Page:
But what about the accusations that people who question the government are traitors? Or the assertion that all of the prisoners at Guantanamo should be executed? Or that any American can get a job earning $30,000 a year? Or that homosexuals are responsible for AIDS? Or that a loofah resembles a falafel?

Simpleton? Coward? How about ignorant imbecilic bigot?

Thursday, October 06, 2005

Katrina and Rita make significant environmental impact on Louisiana

Louisiana did not need any additional environmental problems. With a rapidly disappearing coastline, a number of invasive species that have played havoc with the ecosystem, a Formosan termite crisis in New Orleans of shocking proportions, and lax pollution laws, the state had major problems before Katrina and Rita landed. Now, it will have even more.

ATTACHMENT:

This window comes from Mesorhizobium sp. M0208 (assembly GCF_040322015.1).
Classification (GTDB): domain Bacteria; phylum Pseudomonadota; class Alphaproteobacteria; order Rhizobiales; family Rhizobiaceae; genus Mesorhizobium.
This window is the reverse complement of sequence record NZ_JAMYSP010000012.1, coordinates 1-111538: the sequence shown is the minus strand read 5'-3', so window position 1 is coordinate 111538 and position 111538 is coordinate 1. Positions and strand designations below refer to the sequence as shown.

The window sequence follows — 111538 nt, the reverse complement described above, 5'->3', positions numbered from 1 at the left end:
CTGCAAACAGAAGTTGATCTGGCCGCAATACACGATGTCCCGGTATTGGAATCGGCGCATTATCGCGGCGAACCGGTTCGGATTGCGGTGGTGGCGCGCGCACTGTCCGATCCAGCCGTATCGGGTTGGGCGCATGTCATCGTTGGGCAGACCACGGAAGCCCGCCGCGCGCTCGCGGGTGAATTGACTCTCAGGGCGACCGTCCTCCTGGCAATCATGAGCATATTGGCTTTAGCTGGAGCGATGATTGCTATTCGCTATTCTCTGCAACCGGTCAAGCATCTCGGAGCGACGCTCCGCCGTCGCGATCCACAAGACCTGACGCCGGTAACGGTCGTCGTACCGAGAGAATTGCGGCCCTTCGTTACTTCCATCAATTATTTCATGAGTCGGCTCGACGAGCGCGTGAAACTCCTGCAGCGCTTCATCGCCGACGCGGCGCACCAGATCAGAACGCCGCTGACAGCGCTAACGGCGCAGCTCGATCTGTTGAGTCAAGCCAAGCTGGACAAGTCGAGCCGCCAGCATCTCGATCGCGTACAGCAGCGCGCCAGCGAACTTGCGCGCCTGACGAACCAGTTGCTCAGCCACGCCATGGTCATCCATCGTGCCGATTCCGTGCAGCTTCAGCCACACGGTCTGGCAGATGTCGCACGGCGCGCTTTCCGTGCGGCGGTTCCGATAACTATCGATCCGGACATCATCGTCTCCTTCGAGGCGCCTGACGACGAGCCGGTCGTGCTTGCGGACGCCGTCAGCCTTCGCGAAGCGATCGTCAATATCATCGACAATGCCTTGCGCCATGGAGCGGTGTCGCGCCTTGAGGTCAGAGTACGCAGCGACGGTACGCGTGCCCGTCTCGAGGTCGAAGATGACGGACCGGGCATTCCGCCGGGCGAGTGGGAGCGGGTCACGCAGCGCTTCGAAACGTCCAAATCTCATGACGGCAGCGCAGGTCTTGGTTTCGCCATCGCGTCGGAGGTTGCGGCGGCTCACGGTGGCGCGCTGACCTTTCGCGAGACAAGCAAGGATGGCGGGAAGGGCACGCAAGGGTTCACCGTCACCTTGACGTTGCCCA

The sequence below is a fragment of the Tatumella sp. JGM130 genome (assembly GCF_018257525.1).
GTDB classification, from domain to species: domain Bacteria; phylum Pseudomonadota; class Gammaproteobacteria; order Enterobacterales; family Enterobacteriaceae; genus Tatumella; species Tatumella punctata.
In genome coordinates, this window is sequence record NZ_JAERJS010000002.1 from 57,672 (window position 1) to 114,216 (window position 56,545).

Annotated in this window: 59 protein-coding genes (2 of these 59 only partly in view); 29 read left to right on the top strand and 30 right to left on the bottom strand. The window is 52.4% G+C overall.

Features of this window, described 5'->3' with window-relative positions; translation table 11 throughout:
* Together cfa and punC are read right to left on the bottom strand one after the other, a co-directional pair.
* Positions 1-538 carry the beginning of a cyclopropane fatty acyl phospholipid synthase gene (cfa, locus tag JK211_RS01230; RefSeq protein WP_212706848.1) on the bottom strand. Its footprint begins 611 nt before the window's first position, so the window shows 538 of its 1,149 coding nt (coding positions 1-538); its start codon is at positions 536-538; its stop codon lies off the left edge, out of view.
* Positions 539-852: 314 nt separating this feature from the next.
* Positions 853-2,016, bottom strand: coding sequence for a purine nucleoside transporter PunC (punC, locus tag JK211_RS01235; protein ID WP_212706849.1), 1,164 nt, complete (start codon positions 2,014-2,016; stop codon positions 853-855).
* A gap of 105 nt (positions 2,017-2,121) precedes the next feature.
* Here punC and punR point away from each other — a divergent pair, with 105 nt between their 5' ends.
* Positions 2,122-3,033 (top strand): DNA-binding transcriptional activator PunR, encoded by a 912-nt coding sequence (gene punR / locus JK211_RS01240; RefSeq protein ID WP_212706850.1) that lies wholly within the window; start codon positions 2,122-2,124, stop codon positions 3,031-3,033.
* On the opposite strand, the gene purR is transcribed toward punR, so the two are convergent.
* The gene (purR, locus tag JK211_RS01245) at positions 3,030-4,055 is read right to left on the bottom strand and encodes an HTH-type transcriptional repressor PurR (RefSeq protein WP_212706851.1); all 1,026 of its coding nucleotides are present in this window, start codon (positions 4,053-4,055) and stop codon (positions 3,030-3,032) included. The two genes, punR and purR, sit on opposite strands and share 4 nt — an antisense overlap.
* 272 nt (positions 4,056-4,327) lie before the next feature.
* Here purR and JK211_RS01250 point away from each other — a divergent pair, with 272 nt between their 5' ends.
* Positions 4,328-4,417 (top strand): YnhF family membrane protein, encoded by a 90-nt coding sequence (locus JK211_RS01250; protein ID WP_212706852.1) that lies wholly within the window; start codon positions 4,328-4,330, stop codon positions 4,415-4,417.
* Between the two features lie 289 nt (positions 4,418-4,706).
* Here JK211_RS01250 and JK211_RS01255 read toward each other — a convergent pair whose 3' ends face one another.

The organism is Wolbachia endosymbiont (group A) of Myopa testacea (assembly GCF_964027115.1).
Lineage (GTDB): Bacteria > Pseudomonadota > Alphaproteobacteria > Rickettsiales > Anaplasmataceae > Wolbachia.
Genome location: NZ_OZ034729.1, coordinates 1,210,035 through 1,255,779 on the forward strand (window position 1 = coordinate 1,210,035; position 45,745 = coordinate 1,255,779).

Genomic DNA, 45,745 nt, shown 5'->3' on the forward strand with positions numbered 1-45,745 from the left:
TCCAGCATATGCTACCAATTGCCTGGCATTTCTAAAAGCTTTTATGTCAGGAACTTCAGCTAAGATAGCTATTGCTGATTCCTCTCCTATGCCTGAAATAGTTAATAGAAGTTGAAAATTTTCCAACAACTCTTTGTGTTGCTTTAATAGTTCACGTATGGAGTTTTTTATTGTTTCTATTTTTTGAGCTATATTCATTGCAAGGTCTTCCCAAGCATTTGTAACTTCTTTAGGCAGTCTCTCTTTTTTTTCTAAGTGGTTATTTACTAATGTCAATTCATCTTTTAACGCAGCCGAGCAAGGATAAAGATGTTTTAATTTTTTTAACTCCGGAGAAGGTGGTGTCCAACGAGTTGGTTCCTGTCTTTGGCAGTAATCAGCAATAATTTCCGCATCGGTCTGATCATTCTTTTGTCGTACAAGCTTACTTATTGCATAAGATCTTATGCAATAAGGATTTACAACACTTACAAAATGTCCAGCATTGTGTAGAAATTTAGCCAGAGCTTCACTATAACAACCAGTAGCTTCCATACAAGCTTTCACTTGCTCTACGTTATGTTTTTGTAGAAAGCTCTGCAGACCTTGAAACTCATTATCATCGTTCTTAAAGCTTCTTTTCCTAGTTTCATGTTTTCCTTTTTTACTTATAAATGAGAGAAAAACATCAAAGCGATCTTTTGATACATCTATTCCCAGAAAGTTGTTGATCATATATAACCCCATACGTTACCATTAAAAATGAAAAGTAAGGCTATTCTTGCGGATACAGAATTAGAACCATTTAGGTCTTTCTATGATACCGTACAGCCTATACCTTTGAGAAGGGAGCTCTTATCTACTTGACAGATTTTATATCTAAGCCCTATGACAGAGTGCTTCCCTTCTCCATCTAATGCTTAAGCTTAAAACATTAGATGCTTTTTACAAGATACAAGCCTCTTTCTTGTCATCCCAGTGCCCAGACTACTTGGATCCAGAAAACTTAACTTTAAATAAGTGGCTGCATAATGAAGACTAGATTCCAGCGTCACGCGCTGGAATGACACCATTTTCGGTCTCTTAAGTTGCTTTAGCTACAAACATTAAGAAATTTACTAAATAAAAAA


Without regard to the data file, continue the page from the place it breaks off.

(Continue reading at MoJo Blog)

Post-Katrina blues

Everyone has them. Some have post-Rita blues, also. I'm not sure we'll know what to do when the chainsaws are finally put away; we have become so accustomed to the sound. One of the work crews knocked our mailbox off of its post. I put it back, then they knocked the post down and threw logs onto our mailbox garden. We took one of the logs, set it upright, and stuck the mailbox on top of it, which is really rather attractive, in a rustic sort of way, but is only temporary.